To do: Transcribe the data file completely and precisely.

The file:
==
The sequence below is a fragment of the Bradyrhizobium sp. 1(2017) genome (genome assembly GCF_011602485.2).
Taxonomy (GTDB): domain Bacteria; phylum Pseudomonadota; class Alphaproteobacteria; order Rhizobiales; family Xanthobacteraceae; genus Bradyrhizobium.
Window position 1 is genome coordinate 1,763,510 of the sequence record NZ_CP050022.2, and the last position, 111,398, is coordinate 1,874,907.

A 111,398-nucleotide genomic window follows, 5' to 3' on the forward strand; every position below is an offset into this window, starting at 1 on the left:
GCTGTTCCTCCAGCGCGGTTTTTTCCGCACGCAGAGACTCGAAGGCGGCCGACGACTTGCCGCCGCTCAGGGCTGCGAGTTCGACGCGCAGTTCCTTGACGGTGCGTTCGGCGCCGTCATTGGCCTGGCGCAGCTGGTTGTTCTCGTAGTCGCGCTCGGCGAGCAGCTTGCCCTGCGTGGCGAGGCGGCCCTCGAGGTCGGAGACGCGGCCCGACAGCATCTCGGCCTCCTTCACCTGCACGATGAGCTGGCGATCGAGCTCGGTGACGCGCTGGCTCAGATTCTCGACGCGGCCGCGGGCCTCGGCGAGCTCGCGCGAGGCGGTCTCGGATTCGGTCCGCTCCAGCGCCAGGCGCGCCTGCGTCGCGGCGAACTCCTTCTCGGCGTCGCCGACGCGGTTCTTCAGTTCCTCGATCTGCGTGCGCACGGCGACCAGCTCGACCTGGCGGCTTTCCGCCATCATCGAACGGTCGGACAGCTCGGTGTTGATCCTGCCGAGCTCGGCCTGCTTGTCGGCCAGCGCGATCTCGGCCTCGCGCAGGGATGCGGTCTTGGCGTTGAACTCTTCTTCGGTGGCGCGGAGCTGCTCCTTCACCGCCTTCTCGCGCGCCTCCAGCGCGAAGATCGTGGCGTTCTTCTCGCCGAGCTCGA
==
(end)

The sequence below is a fragment of the Bradyrhizobium sp. 1(2017) genome (genome assembly GCF_011602485.2).
Taxonomy (GTDB): domain Bacteria; phylum Pseudomonadota; class Alphaproteobacteria; order Rhizobiales; family Xanthobacteraceae; genus Bradyrhizobium.
Window position 1 is genome coordinate 1,763,510 of the sequence record NZ_CP050022.2, and the last position, 111,398, is coordinate 1,874,907.

A 111,398-nucleotide genomic window follows, 5' to 3' on the forward strand; every position below is an offset into this window, starting at 1 on the left:
GCTGTTCCTCCAGCGCGGTTTTTTCCGCACGCAGAGACTCGAAGGCGGCCGACGACTTGCCGCCGCTCAGGGCTGCGAGTTCGACGCGCAGTTCCTTGACGGTGCGTTCGGCGCCGTCATTGGCCTGGCGCAGCTGGTTGTTCTCGTAGTCGCGCTCGGCGAGCAGCTTGCCCTGCGTGGCGAGGCGGCCCTCGAGGTCGGAGACGCGGCCCGACAGCATCTCGGCCTCCTTCACCTGCACGATGAGCTGGCGATCGAGCTCGGTGACGCGCTGGCTCAGATTCTCGACGCGGCCGCGGGCCTCGGCGAGCTCGCGCGAGGCGGTCTCGGATTCGGTCCGCTCCAGCGCCAGGCGCGCCTGCGTCGCGGCGAACTCCTTCTCGGCGTCGCCGACGCGGTTCTTCAGTTCCTCGATCTGCGTGCGCACGGCGACCAGCTCGACCTGGCGGCTTTCCGCCATCATCGAACGGTCGGACAGCTCGGTGTTGATCCTGCCGAGCTCGGCCTGCTTGTCGGCCAGCGCGATCTCGGCCTCGCGCAGGGATGCGGTCTTGGCGTTGAACTCTTCTTCGGTGGCGCGGAGCTGCTCCTTCACCGCCTTCTCGCGCGCCTCCAGCGCGAAGATCGTGGCGTTCTTCTCGCCGAGCTCGA